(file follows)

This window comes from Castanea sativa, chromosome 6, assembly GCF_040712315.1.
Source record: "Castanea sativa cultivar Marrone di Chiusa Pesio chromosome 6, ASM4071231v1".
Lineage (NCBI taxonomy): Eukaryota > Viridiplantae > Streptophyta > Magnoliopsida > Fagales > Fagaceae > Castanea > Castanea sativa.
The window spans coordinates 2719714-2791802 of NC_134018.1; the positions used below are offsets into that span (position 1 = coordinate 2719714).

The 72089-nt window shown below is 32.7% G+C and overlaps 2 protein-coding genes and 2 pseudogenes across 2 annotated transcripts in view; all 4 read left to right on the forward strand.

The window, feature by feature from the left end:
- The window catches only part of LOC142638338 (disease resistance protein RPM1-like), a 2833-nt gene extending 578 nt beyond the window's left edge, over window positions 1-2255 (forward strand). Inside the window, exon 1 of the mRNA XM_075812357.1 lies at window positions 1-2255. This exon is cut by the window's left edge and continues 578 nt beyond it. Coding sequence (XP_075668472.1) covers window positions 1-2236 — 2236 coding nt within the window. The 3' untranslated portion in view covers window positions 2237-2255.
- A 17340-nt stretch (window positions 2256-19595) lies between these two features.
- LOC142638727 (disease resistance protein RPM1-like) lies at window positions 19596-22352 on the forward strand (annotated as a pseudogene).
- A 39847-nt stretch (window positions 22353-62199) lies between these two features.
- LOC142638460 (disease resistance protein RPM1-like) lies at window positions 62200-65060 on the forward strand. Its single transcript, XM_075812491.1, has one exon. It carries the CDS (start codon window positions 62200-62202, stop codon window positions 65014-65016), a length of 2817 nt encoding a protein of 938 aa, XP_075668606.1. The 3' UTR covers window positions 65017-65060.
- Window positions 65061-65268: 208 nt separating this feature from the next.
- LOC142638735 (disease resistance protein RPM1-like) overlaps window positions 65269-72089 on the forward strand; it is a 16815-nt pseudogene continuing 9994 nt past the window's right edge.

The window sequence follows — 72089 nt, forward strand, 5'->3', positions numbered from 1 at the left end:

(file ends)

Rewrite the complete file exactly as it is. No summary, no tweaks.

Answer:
This window comes from Castanea sativa, chromosome 6, assembly GCF_040712315.1.
Source record: "Castanea sativa cultivar Marrone di Chiusa Pesio chromosome 6, ASM4071231v1".
Lineage (NCBI taxonomy): Eukaryota > Viridiplantae > Streptophyta > Magnoliopsida > Fagales > Fagaceae > Castanea > Castanea sativa.
The window spans coordinates 2719714-2791802 of NC_134018.1; the positions used below are offsets into that span (position 1 = coordinate 2719714).

The 72089-nt window shown below is 32.7% G+C and overlaps 2 protein-coding genes and 2 pseudogenes across 2 annotated transcripts in view; all 4 read left to right on the forward strand.

The window, feature by feature from the left end:
- The window catches only part of LOC142638338 (disease resistance protein RPM1-like), a 2833-nt gene extending 578 nt beyond the window's left edge, over window positions 1-2255 (forward strand). Inside the window, exon 1 of the mRNA XM_075812357.1 lies at window positions 1-2255. This exon is cut by the window's left edge and continues 578 nt beyond it. Coding sequence (XP_075668472.1) covers window positions 1-2236 — 2236 coding nt within the window. The 3' untranslated portion in view covers window positions 2237-2255.
- A 17340-nt stretch (window positions 2256-19595) lies between these two features.
- LOC142638727 (disease resistance protein RPM1-like) lies at window positions 19596-22352 on the forward strand (annotated as a pseudogene).
- A 39847-nt stretch (window positions 22353-62199) lies between these two features.
- LOC142638460 (disease resistance protein RPM1-like) lies at window positions 62200-65060 on the forward strand. Its single transcript, XM_075812491.1, has one exon. It carries the CDS (start codon window positions 62200-62202, stop codon window positions 65014-65016), a length of 2817 nt encoding a protein of 938 aa, XP_075668606.1. The 3' UTR covers window positions 65017-65060.
- Window positions 65061-65268: 208 nt separating this feature from the next.
- LOC142638735 (disease resistance protein RPM1-like) overlaps window positions 65269-72089 on the forward strand; it is a 16815-nt pseudogene continuing 9994 nt past the window's right edge.

The window sequence follows — 72089 nt, forward strand, 5'->3', positions numbered from 1 at the left end: